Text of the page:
Dubai, United Arab Emirates:
Efforts to end Yemen’s long war have stalled as Houthi attacks ravage the Red Sea and Western airstrikes against rebels threaten further hardship for the reeling country.
As recently as December, painstaking negotiations were starting to get off the ground, with the United Nations announcing that the parties to the conflict had agreed to work toward “resuming an inclusive political process.”
The Iranian-backed Houthis have seized control of the capital Sanaa and most of Yemen’s population centers since March 2015, months after they drove the internationally recognized government as far south as Aden. fighting against the Allied forces.
Hundreds of thousands of people die in combat or from indirect causes such as disease and malnutrition. More than 18 million Yemenis are in need of “urgent assistance”, according to the United Nations humanitarian agency OCHA.
Fighting slowed significantly in April 2022, when a six-month UN-brokered ceasefire took effect, and has remained at low levels since then.
But attacks by the Houthis on ships in the Red Sea and retaliation by the US and UK have left the peace process “in limbo”, said Faleah al-Muslimi, a fellow in Chatham House’s Middle East and North Africa programme. .
The Houthis, who say they are acting in solidarity with Palestinians in the Gaza Strip, have carried out dozens of attacks on ships along key maritime routes since November.
According to the insurgents, 17 fighters were killed in recent retaliatory attacks.
“Peace in Yemen requires a different international and regional approach than currently exists,” Muslimi said. “The road to war was closed, but now the door to hell has opened again.”
Peace plan ‘no longer up for debate’
Hussein al-Oezzi, a senior Houthi leader, acknowledged this month that there were “obstacles” on the road to peace, blaming the United States, Britain and the Yemeni government for them.
But he told a news conference that “Riyadh and Sanaa have the courage to overcome these challenges,” without elaborating.
However, Majid Almadaji of the Sana’a Center for Strategic Studies think tank said that given the escalating situation in the Red Sea, “the peace plan is no longer on the table.”
In December, Hans Grundberg, the UN special envoy to Yemen, said progress had been made on a roadmap to resolve key issues, including agreeing on salaries for civil servants working for the Houthis and restarting oil exports.
But Yemen’s Saudi-backed government is now eyeing “opportunities to flip the balance of power” in its favor, Madaj said.
Last month, the deputy leader of the government’s Presidential Council even called for foreign support for a ground offensive to support U.S. and British airstrikes against the Houthis.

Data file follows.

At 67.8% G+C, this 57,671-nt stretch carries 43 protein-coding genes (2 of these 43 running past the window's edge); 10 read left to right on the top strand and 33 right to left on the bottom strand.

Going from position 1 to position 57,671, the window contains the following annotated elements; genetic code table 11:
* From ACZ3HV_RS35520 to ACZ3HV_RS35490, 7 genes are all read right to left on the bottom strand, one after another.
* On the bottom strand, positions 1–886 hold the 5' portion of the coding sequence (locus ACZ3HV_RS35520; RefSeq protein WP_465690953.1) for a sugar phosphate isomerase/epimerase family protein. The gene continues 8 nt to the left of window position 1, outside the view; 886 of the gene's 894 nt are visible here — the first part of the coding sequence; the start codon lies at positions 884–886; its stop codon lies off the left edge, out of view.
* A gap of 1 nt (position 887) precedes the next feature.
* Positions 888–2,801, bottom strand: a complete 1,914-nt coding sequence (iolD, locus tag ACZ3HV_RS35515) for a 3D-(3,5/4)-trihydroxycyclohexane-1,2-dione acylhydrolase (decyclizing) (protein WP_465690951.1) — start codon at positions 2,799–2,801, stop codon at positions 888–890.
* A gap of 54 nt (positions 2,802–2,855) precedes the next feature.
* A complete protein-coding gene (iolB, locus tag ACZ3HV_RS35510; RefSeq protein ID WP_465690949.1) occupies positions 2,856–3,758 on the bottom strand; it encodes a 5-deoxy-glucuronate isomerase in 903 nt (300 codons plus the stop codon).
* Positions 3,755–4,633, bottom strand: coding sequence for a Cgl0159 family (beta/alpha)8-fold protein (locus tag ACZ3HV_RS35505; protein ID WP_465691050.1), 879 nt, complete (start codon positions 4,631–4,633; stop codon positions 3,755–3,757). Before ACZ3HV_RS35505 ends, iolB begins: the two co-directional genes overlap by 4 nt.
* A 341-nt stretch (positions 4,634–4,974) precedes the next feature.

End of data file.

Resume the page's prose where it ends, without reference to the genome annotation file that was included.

In mid-January, Washington redesignated the Houthis as a terrorist organization, but lifted the designation in 2021 to facilitate humanitarian aid and diplomatic efforts.
But “I don’t think the idea that we (the U.S.) would build up enough anti-Houthi forces to resume fighting now is in the cards at all,” said Gerald Feierstein, a former U.S. ambassador to Yemen.
“We are not going down that path,” he told AFP.
The United States is under “tremendous pressure not to do anything that would undermine the (peace) negotiations,” Feierstein added.
“Watch me from a distance.”
Gen. Joseph Votel, former commander of U.S. Central Command, also downplayed the possibility of a “large-scale battle,” saying the U.S. has more pressing problems, including the Israel-Hamas war.
“Resolving the situation in Gaza and restoring some deterrence with Iran would be a much higher priority for me,” the retired general said.
Meanwhile, U.S. ally Saudi Arabia is striking a delicate balance as the world’s largest oil exporter tries to emerge from an intractable war that continues on its doorstep.
The country is not part of the U.S.-led naval coalition to thwart Houthi attacks on shipping, and expressed “grave concern” and called for “restraint” after the first attack by the U.S. and Britain.
Riyadh will “watch from afar to see how far the US will go, but we will not engage in any fighting unless the Houthis target our territory,” Muslim said.
But even if Saudi Arabia moves away from a flare-up, the path to peace in Yemen remains elusive, said Mohamed Al-Basha, a Yemen expert at the US-based Navanti Research Group.
He said: “The international community is unlikely to support a Yemeni peace plan due to concerns about rewards to the Houthis for Red Sea attacks, which would freeze the UN-led and US-backed peace process. ” he said.
(Except for the headline, this story has not been edited by NDTV staff and is published from a syndicated feed.)